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Register of Deeds

Due to COVID-19, Georgetown County offices are open on a limited basis at this time. Residents are asked to call or e-mail before coming to county facilities. Many requests can be met virtually, saving you a trip. Admittance to county facilities is currently on an appointment-only basis.

Those who need to have documents recorded are asked to use the dropbox in the lobby. Documents presented in person must be presented at the window at the office entrance. The Register of Deeds office will continue to operate on the appointment system that went into effect on March 18. Paralegals will be admitted to the Record Room by appointment only, with entry limited to three people at a time. Appointments will be in 4-hour increments: 8:30 a.m. to 12:45 p.m. and 12:45-5 p.m. To make an appointment, call (843) 545-3088. Those receiving appointments must remain at their assigned work station during their appointed time. Documents may be left in the dropbox. All documents should be in a marked envelope with clear directions for where and who it should be directed. Items dropped off without a paralegal’s name on them will be recorded upon receipt.


Address: Room 145, 129 Screven Street, Georgetown, S.C. 29440
Phone: (843) 545-3088
Fax: none

Hours: 8:30 a.m. to 5 p.m., Monday through Friday (except for legal holidays), recording stops at 4:45 p.m.
Mailing address: P.O. Box 421270, Georgetown, SC 29442-4200
Point of Contact: Marlene McConnell, Registrar of Deeds

*** Debit and credit cards are NOT accepted in this Office ***

Link To Land Index and Images:


Department Functions:

  • To record, maintain and provide informational access for documents concerning land titles (deeds), certain liens, and other documents related to property transactions in Georgetown County. The Register assures all recorded documents comply with the requirements of federal and state recording statutes and are available for public review.
  • File, index and record deeds, mortgages and miscellaneous property related records and plats in a variety of formats.
  • In mortgage index, record and index financing statements.
  • Record and index federal tax liens as well as various other miscellaneous liens.
  • Collect a recording fee based on all documents recorded according to state statutes.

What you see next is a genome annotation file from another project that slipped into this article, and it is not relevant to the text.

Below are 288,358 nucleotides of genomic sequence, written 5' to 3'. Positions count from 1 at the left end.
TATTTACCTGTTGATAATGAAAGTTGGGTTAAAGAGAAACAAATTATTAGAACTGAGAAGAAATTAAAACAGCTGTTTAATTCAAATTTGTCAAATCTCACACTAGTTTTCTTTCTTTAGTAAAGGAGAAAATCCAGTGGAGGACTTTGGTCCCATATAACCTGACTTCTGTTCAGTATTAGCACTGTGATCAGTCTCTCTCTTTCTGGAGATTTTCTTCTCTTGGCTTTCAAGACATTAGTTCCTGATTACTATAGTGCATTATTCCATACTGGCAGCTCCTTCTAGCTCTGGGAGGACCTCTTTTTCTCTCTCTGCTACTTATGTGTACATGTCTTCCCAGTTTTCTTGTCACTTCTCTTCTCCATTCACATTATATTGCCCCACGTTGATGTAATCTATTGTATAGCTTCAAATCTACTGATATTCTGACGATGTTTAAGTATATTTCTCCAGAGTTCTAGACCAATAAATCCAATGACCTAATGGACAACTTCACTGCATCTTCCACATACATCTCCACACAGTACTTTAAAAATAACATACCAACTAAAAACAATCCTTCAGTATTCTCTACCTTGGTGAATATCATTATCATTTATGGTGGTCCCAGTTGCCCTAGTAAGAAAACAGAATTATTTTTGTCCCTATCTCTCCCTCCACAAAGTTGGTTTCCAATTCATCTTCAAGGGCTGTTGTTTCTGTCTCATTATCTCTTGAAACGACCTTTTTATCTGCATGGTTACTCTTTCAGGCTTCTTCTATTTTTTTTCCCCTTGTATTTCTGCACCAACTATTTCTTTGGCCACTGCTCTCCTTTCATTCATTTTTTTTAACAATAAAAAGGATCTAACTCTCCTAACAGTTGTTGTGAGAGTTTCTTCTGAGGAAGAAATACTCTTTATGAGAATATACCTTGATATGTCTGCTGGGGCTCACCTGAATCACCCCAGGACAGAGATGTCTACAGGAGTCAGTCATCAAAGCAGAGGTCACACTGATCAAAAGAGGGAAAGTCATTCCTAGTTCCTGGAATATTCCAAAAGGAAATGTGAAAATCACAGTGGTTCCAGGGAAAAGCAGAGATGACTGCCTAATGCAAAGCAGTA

• Provide copies of recorded documents for a fee.
  • Provide certified true copies of any documents on record in the office (such as mortgages, powers of attorney, deeds, etc.).
  • Offer on-site information and instructions on how to use record books and microfilm.

This Office Does Not:

  • Perform title searches or searches for other information.
  • Advise, refer or make legal recommendations, provide forms or prepare legal documents.
  • Report information to credit bureaus and/or other agencies.


A person preparing a document for recordation or filing in the official records may not include a social security, driver’s license, state identification, passport, checking account, savings account, credit card, or debit card number, or PIN code, or passwords in the document, unless expressly required by law. An individual has a right to request a register of deeds or Clerk of Court to remove from an image or copy of an official record placed on a publicly available Internet website used by a register of deeds or clerk of court to display public records, any number as above mentioned contained in an official record. The request must be in writing and delivered by mail, facsimile, or electronic transmission or in person, to the register of deeds or clerk of court. The request must specify the identification page number that contains the information to be redacted. There is no fee for the redaction pursuant to request.


Frequently Asked Questions:

Q: How long has Georgetown County kept these records?
A: Property transfers and mortgages date back to the late 1860s.

Q: How can I obtain a copy of a deed or other recorded document?
A: The office provides copies of records for 50 cents per page (8-1/2 x 14 or smaller) or $1 for larger, (11x17) being the largest size available at this time.

Q: How do I locate a deed?
A: The information is located by approximate date of sale and the seller (grantor) or buyer (grantee) as listed on the deed.